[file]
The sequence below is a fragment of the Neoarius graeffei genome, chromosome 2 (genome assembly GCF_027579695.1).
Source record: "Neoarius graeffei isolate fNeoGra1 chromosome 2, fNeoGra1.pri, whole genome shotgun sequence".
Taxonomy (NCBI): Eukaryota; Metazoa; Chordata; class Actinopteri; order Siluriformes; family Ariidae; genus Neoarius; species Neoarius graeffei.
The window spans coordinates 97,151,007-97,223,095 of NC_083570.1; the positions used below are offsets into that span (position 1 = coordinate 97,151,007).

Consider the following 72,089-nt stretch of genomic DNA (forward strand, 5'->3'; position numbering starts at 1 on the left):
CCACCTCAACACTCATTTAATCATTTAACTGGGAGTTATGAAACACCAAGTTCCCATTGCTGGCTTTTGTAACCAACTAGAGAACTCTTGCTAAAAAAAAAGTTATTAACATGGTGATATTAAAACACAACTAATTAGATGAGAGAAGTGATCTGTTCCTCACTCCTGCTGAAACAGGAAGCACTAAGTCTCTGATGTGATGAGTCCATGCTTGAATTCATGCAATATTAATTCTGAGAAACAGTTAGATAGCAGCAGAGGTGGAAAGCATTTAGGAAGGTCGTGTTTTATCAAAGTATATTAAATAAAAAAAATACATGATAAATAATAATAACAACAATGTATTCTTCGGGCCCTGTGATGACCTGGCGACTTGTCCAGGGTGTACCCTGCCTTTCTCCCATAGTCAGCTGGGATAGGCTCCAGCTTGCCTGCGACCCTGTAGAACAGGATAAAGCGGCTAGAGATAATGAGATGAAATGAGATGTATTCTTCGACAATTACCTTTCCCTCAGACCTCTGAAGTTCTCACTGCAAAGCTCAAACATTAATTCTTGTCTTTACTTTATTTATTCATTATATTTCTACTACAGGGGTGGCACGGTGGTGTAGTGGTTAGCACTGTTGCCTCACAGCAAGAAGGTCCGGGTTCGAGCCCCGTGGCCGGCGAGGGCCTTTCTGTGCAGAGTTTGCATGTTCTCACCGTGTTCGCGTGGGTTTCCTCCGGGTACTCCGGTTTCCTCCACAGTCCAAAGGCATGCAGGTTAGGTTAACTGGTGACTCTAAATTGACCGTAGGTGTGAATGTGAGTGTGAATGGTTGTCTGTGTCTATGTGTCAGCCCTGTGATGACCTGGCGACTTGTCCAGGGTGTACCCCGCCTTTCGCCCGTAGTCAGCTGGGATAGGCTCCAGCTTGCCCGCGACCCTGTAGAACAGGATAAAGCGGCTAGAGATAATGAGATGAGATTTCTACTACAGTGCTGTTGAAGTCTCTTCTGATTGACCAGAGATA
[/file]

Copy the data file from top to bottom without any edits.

The sequence below is a fragment of the Neoarius graeffei genome, chromosome 2 (genome assembly GCF_027579695.1).
Source record: "Neoarius graeffei isolate fNeoGra1 chromosome 2, fNeoGra1.pri, whole genome shotgun sequence".
Taxonomy (NCBI): Eukaryota; Metazoa; Chordata; class Actinopteri; order Siluriformes; family Ariidae; genus Neoarius; species Neoarius graeffei.
The window spans coordinates 97,151,007-97,223,095 of NC_083570.1; the positions used below are offsets into that span (position 1 = coordinate 97,151,007).

Consider the following 72,089-nt stretch of genomic DNA (forward strand, 5'->3'; position numbering starts at 1 on the left):
CCACCTCAACACTCATTTAATCATTTAACTGGGAGTTATGAAACACCAAGTTCCCATTGCTGGCTTTTGTAACCAACTAGAGAACTCTTGCTAAAAAAAAAGTTATTAACATGGTGATATTAAAACACAACTAATTAGATGAGAGAAGTGATCTGTTCCTCACTCCTGCTGAAACAGGAAGCACTAAGTCTCTGATGTGATGAGTCCATGCTTGAATTCATGCAATATTAATTCTGAGAAACAGTTAGATAGCAGCAGAGGTGGAAAGCATTTAGGAAGGTCGTGTTTTATCAAAGTATATTAAATAAAAAAAATACATGATAAATAATAATAACAACAATGTATTCTTCGGGCCCTGTGATGACCTGGCGACTTGTCCAGGGTGTACCCTGCCTTTCTCCCATAGTCAGCTGGGATAGGCTCCAGCTTGCCTGCGACCCTGTAGAACAGGATAAAGCGGCTAGAGATAATGAGATGAAATGAGATGTATTCTTCGACAATTACCTTTCCCTCAGACCTCTGAAGTTCTCACTGCAAAGCTCAAACATTAATTCTTGTCTTTACTTTATTTATTCATTATATTTCTACTACAGGGGTGGCACGGTGGTGTAGTGGTTAGCACTGTTGCCTCACAGCAAGAAGGTCCGGGTTCGAGCCCCGTGGCCGGCGAGGGCCTTTCTGTGCAGAGTTTGCATGTTCTCACCGTGTTCGCGTGGGTTTCCTCCGGGTACTCCGGTTTCCTCCACAGTCCAAAGGCATGCAGGTTAGGTTAACTGGTGACTCTAAATTGACCGTAGGTGTGAATGTGAGTGTGAATGGTTGTCTGTGTCTATGTGTCAGCCCTGTGATGACCTGGCGACTTGTCCAGGGTGTACCCCGCCTTTCGCCCGTAGTCAGCTGGGATAGGCTCCAGCTTGCCCGCGACCCTGTAGAACAGGATAAAGCGGCTAGAGATAATGAGATGAGATTTCTACTACAGTGCTGTTGAAGTCTCTTCTGATTGACCAGAGATA